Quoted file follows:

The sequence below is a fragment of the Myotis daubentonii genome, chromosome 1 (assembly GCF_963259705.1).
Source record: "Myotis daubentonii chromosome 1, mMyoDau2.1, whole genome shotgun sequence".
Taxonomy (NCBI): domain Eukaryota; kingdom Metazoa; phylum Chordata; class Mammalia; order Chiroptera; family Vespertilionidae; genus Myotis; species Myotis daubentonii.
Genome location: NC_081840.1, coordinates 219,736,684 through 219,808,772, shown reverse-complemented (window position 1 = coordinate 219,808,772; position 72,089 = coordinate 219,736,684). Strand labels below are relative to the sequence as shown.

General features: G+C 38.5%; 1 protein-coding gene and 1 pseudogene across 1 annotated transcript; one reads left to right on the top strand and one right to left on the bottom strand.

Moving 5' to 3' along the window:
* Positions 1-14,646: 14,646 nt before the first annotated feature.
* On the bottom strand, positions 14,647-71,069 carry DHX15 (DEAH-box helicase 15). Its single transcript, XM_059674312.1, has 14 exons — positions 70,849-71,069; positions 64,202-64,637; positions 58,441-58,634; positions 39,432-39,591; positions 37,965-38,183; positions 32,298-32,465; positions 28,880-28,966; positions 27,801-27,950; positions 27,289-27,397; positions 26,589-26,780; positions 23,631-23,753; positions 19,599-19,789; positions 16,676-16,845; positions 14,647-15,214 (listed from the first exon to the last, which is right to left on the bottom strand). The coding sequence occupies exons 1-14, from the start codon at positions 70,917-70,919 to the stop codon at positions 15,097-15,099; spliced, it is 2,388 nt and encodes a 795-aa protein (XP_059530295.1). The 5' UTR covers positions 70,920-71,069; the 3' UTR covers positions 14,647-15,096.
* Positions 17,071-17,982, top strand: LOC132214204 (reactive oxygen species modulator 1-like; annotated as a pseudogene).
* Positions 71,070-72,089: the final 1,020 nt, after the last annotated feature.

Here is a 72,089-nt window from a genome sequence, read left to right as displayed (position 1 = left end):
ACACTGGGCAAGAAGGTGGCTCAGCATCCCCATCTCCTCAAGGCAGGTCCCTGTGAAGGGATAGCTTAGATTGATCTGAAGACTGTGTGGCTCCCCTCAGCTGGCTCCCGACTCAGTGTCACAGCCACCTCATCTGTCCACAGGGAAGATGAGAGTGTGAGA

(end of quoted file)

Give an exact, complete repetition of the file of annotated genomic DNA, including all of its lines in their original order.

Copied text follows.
The sequence below is a fragment of the Myotis daubentonii genome, chromosome 1 (assembly GCF_963259705.1).
Source record: "Myotis daubentonii chromosome 1, mMyoDau2.1, whole genome shotgun sequence".
Taxonomy (NCBI): domain Eukaryota; kingdom Metazoa; phylum Chordata; class Mammalia; order Chiroptera; family Vespertilionidae; genus Myotis; species Myotis daubentonii.
Genome location: NC_081840.1, coordinates 219,736,684 through 219,808,772, shown reverse-complemented (window position 1 = coordinate 219,808,772; position 72,089 = coordinate 219,736,684). Strand labels below are relative to the sequence as shown.

General features: G+C 38.5%; 1 protein-coding gene and 1 pseudogene across 1 annotated transcript; one reads left to right on the top strand and one right to left on the bottom strand.

Moving 5' to 3' along the window:
* Positions 1-14,646: 14,646 nt before the first annotated feature.
* On the bottom strand, positions 14,647-71,069 carry DHX15 (DEAH-box helicase 15). Its single transcript, XM_059674312.1, has 14 exons — positions 70,849-71,069; positions 64,202-64,637; positions 58,441-58,634; positions 39,432-39,591; positions 37,965-38,183; positions 32,298-32,465; positions 28,880-28,966; positions 27,801-27,950; positions 27,289-27,397; positions 26,589-26,780; positions 23,631-23,753; positions 19,599-19,789; positions 16,676-16,845; positions 14,647-15,214 (listed from the first exon to the last, which is right to left on the bottom strand). The coding sequence occupies exons 1-14, from the start codon at positions 70,917-70,919 to the stop codon at positions 15,097-15,099; spliced, it is 2,388 nt and encodes a 795-aa protein (XP_059530295.1). The 5' UTR covers positions 70,920-71,069; the 3' UTR covers positions 14,647-15,096.
* Positions 17,071-17,982, top strand: LOC132214204 (reactive oxygen species modulator 1-like; annotated as a pseudogene).
* Positions 71,070-72,089: the final 1,020 nt, after the last annotated feature.

Here is a 72,089-nt window from a genome sequence, read left to right as displayed (position 1 = left end):
ACACTGGGCAAGAAGGTGGCTCAGCATCCCCATCTCCTCAAGGCAGGTCCCTGTGAAGGGATAGCTTAGATTGATCTGAAGACTGTGTGGCTCCCCTCAGCTGGCTCCCGACTCAGTGTCACAGCCACCTCATCTGTCCACAGGGAAGATGAGAGTGTGAGA